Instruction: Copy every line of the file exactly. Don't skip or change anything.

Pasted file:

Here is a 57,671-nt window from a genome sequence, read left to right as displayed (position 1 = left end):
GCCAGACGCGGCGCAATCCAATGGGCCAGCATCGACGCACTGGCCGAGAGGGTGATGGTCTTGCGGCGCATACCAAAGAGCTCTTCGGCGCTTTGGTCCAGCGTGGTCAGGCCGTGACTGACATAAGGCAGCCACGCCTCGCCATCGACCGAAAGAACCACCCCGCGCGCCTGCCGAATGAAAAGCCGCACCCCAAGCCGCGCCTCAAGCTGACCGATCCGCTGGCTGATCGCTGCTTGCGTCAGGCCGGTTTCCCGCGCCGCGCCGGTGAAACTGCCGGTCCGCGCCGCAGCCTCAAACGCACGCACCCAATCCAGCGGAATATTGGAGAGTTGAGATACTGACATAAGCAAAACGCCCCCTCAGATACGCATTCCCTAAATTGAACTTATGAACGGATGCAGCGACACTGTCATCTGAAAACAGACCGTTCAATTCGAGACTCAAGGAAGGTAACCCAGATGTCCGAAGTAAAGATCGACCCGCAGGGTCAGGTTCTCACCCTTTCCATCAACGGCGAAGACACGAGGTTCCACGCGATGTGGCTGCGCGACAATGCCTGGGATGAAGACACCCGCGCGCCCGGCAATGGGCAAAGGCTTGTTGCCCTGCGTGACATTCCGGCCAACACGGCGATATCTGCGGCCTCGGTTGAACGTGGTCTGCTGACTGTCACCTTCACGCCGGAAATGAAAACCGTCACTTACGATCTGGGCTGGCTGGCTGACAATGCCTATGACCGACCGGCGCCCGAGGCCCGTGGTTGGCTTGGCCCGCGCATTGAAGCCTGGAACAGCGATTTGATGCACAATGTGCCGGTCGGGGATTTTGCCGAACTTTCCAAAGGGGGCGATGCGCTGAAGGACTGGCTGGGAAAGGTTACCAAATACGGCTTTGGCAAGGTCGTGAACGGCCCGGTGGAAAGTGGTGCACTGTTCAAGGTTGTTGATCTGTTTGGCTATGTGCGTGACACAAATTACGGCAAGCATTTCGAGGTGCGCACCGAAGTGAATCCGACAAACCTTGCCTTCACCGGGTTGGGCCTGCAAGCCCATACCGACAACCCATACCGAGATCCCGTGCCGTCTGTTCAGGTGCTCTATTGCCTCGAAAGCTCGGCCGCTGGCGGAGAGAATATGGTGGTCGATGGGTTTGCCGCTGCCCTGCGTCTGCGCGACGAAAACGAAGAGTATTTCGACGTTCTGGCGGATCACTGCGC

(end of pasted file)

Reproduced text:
Here is a 57,671-nt window from a genome sequence, read left to right as displayed (position 1 = left end):
GCCAGACGCGGCGCAATCCAATGGGCCAGCATCGACGCACTGGCCGAGAGGGTGATGGTCTTGCGGCGCATACCAAAGAGCTCTTCGGCGCTTTGGTCCAGCGTGGTCAGGCCGTGACTGACATAAGGCAGCCACGCCTCGCCATCGACCGAAAGAACCACCCCGCGCGCCTGCCGAATGAAAAGCCGCACCCCAAGCCGCGCCTCAAGCTGACCGATCCGCTGGCTGATCGCTGCTTGCGTCAGGCCGGTTTCCCGCGCCGCGCCGGTGAAACTGCCGGTCCGCGCCGCAGCCTCAAACGCACGCACCCAATCCAGCGGAATATTGGAGAGTTGAGATACTGACATAAGCAAAACGCCCCCTCAGATACGCATTCCCTAAATTGAACTTATGAACGGATGCAGCGACACTGTCATCTGAAAACAGACCGTTCAATTCGAGACTCAAGGAAGGTAACCCAGATGTCCGAAGTAAAGATCGACCCGCAGGGTCAGGTTCTCACCCTTTCCATCAACGGCGAAGACACGAGGTTCCACGCGATGTGGCTGCGCGACAATGCCTGGGATGAAGACACCCGCGCGCCCGGCAATGGGCAAAGGCTTGTTGCCCTGCGTGACATTCCGGCCAACACGGCGATATCTGCGGCCTCGGTTGAACGTGGTCTGCTGACTGTCACCTTCACGCCGGAAATGAAAACCGTCACTTACGATCTGGGCTGGCTGGCTGACAATGCCTATGACCGACCGGCGCCCGAGGCCCGTGGTTGGCTTGGCCCGCGCATTGAAGCCTGGAACAGCGATTTGATGCACAATGTGCCGGTCGGGGATTTTGCCGAACTTTCCAAAGGGGGCGATGCGCTGAAGGACTGGCTGGGAAAGGTTACCAAATACGGCTTTGGCAAGGTCGTGAACGGCCCGGTGGAAAGTGGTGCACTGTTCAAGGTTGTTGATCTGTTTGGCTATGTGCGTGACACAAATTACGGCAAGCATTTCGAGGTGCGCACCGAAGTGAATCCGACAAACCTTGCCTTCACCGGGTTGGGCCTGCAAGCCCATACCGACAACCCATACCGAGATCCCGTGCCGTCTGTTCAGGTGCTCTATTGCCTCGAAAGCTCGGCCGCTGGCGGAGAGAATATGGTGGTCGATGGGTTTGCCGCTGCCCTGCGTCTGCGCGACGAAAACGAAGAGTATTTCGACGTTCTGGCGGATCACTGCGC